Baptism of fire for a new beekeeper

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Gilberdyke John

Queen Bee
Joined
May 5, 2013
Messages
5,483
Reaction score
1,796
Location
HU15 East Yorkshire
Hive Type
14x12
Number of Hives
10
Our village Facebook group had a post calling for help with some bees swarming. Turned out to be a new keeper who had completed a beginners course last year in another county then started with a WBC hive late last summer which came through the winter satisfactorily. Unfortunately she lives smack in the middle of multiple fields (oceans) of OSR and the bees rapidly switched into swarm mode following the hive becoming nectar blocked. The new keeper error of knocking down queen cells obviously didn't help the situation. These errors saw a swarm emanate which was caught and placed in a nuc. This was followed by another swarm which she caught and placed in another nuc, thus no more equipment available. Today saw yet another swarm and I took a run down to see what was going on, armed with a spare polynuc. On arrival I saw a pretty big cluster embedded both sides of a mesh fence. Also a small cluster of bees on the floor near the WBC. This turned out to be covering a small dead virgin queen (which has been saved for a suitable fence post later)
Turning our attention to the swarm and working from both sides of the mesh we got most of the bees into the polynuc and spotted not one but two queens mixed in amongst them. These were unwilling to be caught and rapidly vanished into the melee. They're all currently in the nuc so the final outcome lies in the balance and maybe a duel to determine the winner. In the hope of avoiding further swarms the nuc entrance disk is set to queen retaining slot position for 24 hours and most of the outside bees have gone in or are sitting by the entrance slots. Checking the WBC no eggs or young larvae present but strangely a fat queen was sitting on a raised bed in front of the hive. Placing her on the landing board she was welcomed inside by the guard bees.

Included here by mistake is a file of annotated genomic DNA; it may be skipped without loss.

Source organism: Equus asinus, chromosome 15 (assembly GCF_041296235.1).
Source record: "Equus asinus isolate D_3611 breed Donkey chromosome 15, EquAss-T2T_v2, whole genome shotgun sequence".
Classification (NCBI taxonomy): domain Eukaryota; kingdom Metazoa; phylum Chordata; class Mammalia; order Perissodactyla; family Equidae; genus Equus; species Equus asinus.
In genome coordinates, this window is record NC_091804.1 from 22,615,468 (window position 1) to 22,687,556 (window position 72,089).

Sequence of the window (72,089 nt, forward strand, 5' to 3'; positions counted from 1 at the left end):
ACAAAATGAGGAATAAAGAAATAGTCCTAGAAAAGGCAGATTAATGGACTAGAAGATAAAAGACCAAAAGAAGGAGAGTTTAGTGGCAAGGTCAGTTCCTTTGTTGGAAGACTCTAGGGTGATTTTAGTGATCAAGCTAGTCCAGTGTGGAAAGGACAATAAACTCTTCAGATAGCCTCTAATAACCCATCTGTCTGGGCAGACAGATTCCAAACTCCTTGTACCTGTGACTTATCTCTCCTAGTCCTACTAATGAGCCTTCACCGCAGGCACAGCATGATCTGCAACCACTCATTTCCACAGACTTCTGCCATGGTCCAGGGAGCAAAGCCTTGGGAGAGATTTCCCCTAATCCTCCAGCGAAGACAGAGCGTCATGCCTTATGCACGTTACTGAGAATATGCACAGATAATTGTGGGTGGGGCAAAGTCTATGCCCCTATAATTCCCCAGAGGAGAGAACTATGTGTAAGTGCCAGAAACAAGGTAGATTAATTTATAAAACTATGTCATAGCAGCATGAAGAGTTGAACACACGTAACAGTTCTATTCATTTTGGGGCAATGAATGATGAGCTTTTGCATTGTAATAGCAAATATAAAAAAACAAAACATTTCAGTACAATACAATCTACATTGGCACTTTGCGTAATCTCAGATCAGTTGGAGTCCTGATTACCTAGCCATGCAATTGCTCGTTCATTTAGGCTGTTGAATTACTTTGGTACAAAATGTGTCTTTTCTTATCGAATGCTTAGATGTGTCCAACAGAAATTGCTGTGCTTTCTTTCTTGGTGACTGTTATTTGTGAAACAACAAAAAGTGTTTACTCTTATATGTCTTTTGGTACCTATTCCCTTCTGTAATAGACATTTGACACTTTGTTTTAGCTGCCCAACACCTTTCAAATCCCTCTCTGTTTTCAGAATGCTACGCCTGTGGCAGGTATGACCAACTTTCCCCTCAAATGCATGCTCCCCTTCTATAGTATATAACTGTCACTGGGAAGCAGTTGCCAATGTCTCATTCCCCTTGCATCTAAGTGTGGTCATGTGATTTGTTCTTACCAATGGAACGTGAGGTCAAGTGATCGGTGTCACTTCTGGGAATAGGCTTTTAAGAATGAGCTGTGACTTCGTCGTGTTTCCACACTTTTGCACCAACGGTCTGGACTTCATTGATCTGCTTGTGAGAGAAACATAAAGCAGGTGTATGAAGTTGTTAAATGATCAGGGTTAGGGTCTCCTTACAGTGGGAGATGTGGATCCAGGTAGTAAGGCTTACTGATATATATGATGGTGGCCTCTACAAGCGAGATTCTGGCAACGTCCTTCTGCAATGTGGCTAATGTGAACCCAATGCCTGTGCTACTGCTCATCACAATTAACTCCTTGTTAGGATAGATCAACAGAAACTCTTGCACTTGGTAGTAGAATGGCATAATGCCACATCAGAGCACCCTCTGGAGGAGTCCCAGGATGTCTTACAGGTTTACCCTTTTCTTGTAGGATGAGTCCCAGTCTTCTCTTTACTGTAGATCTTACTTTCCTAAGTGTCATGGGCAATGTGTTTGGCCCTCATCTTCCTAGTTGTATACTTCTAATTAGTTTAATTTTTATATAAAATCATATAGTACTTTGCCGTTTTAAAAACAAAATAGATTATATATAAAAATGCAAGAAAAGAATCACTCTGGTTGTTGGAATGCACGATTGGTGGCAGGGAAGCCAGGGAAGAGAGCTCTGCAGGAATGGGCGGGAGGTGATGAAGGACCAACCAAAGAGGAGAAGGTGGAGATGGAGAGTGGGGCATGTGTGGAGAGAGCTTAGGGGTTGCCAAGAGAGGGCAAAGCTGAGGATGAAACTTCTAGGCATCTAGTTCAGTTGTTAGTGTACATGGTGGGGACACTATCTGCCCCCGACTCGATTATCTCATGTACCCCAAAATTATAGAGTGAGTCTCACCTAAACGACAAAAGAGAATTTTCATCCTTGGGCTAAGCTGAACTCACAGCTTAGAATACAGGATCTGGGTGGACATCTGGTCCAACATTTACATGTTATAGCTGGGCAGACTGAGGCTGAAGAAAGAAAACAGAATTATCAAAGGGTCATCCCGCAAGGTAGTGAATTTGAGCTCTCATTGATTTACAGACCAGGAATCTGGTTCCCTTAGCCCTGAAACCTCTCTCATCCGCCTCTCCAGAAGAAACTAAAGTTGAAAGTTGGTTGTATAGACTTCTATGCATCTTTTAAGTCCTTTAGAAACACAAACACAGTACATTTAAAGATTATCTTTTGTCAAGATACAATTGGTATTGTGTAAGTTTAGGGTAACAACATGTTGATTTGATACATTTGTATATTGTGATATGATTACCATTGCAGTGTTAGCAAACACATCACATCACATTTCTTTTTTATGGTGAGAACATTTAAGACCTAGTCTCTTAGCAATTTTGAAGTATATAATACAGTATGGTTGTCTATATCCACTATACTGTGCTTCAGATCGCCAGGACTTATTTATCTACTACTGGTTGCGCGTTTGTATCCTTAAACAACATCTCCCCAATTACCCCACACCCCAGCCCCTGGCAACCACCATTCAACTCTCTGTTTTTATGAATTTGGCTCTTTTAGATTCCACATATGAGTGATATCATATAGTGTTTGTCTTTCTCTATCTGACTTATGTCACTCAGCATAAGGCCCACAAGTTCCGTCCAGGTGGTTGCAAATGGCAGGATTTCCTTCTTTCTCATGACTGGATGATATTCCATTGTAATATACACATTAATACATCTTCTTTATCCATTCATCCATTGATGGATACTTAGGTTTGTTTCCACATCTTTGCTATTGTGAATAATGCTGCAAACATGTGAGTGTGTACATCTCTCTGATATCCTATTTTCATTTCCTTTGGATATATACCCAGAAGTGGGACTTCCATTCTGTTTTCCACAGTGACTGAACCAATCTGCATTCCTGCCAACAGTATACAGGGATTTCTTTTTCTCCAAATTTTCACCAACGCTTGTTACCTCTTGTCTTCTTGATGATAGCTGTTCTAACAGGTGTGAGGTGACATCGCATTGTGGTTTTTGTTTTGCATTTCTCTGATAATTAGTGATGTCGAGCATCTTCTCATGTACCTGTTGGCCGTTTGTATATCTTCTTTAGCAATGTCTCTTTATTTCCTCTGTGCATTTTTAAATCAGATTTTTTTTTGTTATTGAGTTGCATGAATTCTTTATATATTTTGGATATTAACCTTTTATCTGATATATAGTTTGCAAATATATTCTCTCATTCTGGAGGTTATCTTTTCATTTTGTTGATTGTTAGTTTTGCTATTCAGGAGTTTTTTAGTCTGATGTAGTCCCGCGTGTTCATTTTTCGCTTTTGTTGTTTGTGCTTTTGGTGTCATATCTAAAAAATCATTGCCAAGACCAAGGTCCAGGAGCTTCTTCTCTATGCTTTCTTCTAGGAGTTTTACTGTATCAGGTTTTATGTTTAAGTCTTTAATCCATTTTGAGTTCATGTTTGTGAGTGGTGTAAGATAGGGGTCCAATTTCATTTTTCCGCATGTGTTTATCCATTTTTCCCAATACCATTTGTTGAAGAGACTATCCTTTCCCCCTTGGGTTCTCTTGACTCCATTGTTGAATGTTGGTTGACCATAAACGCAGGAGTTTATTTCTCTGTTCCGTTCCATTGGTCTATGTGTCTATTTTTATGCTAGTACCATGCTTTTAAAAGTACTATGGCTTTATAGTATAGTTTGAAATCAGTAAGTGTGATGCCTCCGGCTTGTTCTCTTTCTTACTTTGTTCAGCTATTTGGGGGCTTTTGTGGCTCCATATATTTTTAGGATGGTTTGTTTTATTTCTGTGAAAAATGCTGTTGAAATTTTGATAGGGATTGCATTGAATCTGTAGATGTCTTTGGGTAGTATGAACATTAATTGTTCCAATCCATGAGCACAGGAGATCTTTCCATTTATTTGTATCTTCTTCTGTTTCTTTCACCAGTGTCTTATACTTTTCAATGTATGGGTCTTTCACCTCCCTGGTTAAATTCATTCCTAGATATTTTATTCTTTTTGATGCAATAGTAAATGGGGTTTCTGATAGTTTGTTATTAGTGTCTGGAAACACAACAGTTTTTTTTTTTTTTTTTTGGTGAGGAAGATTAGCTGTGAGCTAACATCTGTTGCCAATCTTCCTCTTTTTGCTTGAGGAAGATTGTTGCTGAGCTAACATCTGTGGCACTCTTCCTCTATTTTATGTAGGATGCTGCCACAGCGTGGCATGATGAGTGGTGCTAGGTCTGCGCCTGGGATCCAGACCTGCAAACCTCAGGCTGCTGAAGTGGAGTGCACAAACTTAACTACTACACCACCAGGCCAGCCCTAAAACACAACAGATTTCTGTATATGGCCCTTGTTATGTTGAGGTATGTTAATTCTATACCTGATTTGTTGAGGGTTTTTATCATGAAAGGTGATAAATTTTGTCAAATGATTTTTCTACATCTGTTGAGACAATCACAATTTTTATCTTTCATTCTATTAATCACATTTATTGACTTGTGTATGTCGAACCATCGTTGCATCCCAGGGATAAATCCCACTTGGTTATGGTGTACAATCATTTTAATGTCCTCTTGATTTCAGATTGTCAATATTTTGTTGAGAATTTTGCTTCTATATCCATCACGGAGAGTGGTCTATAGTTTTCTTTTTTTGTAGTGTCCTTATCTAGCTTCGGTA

Tomorrow is planned for a trip to Abelo for some spares. (I've got spare foundation and a couple of brood boxes just in case but no more frames so couldn't help much with kit beyond the polynuc.)
This could be an interesting month or two :)
 
All I can say, John, is bravo for trying to save the situation for her.
Update.
After collecting the various swarms and omitting the minutae of the next few days my new friend had her original hive, two 5 frame wooden nucs, my 6 frame polynuc and two of my 14x12 polyhives occupied with bees. She bought a new Thorne's bees on a budget WBC to transfer the polynuc colony into about ten days later. She has found a home for the wooden nuc bees and given me the 14x12 polyhives back with the colonies inside.
Inspecting these yesterday both are well drawn out and laid up with eggs and bias. Unfortunately one colony has built some crazy double panels of comb between two of the frames and that was heavily occupied with capped brood. Biting the bullet I've wielded my hive tool and excised that carefully then shaken it clear of bees to give the comb to the chickens. The adjacent foundation was somewhat buckled which no doubt set off the erratic building so I've straightened it best I could and left them to get on with it. If the colonies continue to thrive I've won some nice bees and she has two colonies in WBC's plus a nuc 🤞
 
Well done John ... just one calamity after another ... the next problem will be OSR honey set rock hard in the frames ! Good luck ...
 
Well done John ... just one calamity after another ... the next problem will be OSR honey set rock hard in the frames ! Good luck ...
She has successfully extracted honey from some of her honey frames using crush and strain 🙂. I've offered the use of my (new to me) lyson tangential after my session this week. That'll save extractor washing out losses.
 

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